No matter how or why we meditate, the process of meditation is made more effective as our capacity to intentionally attend increases. Many teachers talk about concentration as part of meditation and that is fair enough, however the word “concentration” frequently carries the sense of trying hard and bearing down on whatever we are concentrating on; we may feel invited to put on our frowning concentration face. However, every teacher of meditation that I’ve studied with or whose work I’ve read reminds us that intense “trying hard” is an obstacle in developing the skill of meditation.
I’ll come back to why that is so in a bit but let’s look first at the more helpful, or perhaps more skilful approach to paying attention to the object of meditation. And one of the simplest meditation objects is our own breath. The skilful approach is to do less in meditation than we may have thought we need to do. It’s about cultivating effortless intention while meditating instead of effortful, striving intention.
Simple meditation on the breath (as opposed to pranic breathing (pranayama) or other breath control practices) has only three aspects:
- Feeling the breath or paying attention to the breath
- Being aware that attention has moved away from the breath
- Gently returning attention to the breath.
As we do that, we will have thoughts, some may co-exist with awareness of breathing, others may take our awareness off into their particulararea of focus. This is natural and will happen, in one form or another, even after years of meditation practice. All we have to do is, eventually, notice that we’re not attending to the breath and, without comment, without guilt, without self-chastisement, without annoyance, without regret and even without happiness, just return awareness to the breath. There’s no “trying hard” needed.
This approach of “doing less” is often very foreign to our normal way of living in which we frequentlyseek more and more activity, more and more control and more and more stimulation. As we are often meditating exactly to find a more peaceful way of being, even if only for the duration of the meditation, it makes sense that what we do in meditation should be very different to the way we normally are. If we want more peace, it’s by peacefully returning our awareness to the breath which begets peace. The way we do something breeds that same state in our minds; patience breeds patience; calm breeds calm.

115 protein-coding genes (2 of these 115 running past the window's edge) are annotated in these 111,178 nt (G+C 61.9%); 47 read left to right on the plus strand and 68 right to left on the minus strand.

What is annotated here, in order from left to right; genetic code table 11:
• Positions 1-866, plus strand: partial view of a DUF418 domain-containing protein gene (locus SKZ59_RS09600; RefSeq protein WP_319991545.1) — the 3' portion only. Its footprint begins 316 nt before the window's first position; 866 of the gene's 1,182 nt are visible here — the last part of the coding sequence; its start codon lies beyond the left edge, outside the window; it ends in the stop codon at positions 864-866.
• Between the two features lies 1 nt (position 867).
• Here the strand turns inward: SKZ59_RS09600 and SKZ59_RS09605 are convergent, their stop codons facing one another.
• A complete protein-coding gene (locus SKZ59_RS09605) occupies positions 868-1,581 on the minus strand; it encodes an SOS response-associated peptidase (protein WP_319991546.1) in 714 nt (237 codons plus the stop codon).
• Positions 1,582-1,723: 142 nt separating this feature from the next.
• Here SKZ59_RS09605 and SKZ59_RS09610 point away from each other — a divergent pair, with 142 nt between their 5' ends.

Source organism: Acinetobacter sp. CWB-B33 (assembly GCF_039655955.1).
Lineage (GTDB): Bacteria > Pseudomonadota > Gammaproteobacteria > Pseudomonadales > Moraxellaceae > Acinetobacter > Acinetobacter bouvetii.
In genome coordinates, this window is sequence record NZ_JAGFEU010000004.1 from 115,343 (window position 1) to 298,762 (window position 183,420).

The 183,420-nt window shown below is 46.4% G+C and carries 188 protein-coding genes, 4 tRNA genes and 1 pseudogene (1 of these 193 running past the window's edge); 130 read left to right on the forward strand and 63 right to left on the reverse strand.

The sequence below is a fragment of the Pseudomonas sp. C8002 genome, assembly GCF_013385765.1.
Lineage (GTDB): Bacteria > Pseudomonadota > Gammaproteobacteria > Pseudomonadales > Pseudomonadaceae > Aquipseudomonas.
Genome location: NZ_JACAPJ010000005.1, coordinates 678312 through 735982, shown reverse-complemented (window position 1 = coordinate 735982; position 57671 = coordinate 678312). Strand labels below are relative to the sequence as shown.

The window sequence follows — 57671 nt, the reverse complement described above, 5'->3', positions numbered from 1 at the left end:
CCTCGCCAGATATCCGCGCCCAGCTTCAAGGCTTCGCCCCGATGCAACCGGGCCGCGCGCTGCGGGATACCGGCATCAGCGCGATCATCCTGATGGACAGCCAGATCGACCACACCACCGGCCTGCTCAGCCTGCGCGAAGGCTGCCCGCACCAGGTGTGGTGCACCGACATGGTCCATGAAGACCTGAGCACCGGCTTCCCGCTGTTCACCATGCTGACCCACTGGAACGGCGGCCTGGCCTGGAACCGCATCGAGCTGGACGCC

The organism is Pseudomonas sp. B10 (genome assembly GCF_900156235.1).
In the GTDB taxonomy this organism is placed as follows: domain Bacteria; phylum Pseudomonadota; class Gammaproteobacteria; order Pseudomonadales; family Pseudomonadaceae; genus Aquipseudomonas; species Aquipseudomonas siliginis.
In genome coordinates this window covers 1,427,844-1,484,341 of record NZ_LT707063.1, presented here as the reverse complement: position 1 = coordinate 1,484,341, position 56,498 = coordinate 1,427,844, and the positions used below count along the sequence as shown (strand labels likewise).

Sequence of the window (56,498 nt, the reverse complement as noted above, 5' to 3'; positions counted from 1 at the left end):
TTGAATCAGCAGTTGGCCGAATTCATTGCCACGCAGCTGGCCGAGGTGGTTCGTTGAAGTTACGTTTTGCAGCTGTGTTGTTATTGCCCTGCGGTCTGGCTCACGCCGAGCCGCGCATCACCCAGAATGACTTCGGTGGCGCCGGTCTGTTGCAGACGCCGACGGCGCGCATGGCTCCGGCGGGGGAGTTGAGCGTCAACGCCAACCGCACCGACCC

Nevertheless, there’s often a sense that I should be doing more to make this work; that I’m not doing enough to get the benefit; that I’m doing this wrong. It’s exactly these thoughts of I should be/I shouldn’t be/Should I be?… that we’re remembering to avoid while meditating.
Meditating is about how I am now, what I feel in this instant. It is not some onerous obligation to behave in a particular way; to get it right; to excel; to please […fill in the blank as appropriate…]. We may find that that inner voice of Should/Shouldn’t is very noisy and persistent: so be it! That’s what is happening in our meditation. When we see/hear/feel that inner voice, we can practice just lightly letting it go and returning awareness to the breath. This voice may sound like the truth, but it is only a thought; we can drop it in favour of simply attending to the breath. It may…. No! It WILL return, but it’s our persistence in letting go and returning to the breath which trains our mind in directing attention.
When we simplify meditation in this way we give the mind the opportunity to let go of its busyness and by returning to the breath, we give the mind the opportunity to remember the pleasure of that simplicity, even if initially it’s momentary.
By doing so little, we reduce the opportunity to worry about whether we should be doing something differently or whether we’re doing it right. When that worry decreases, our body begins to follow the breathing into a more relaxed state. This is a state which owes more to the calming parasympathetic side of our autonomic nervous system than to the more excitable sympathetic side. The breath is the direct route to the body’s ability to quiet itself and thereby to provide the mind with a quieter, calmer organic medium.
Why then all the talk in meditation about a quiet mind? Does the mind quieten? Well yes it does with persistent practice. It becomes quieter but it is never still, even after the torrent of verbal thinking decreases. Beneath that torrent and hidden by it, we can become aware of finer and finer, and more and more peaceful, levels of mental activity, mental being. But even during the slowest and most peaceful depths of meditation, there is still activity. But it’s important to remember: a relaxed mind generates fewer words; trying to relax the mind by stopping words only stirs up more. So: simplify; do less. Cooperate with the nature of mind to experience more of the peace and relaxation of quiet meditation.
 Some people find that counting exhalations up to 10 and then restarting the count helps them relax into awareness, others (me for instance) find counting an unwelcome complication. Whatever works for you.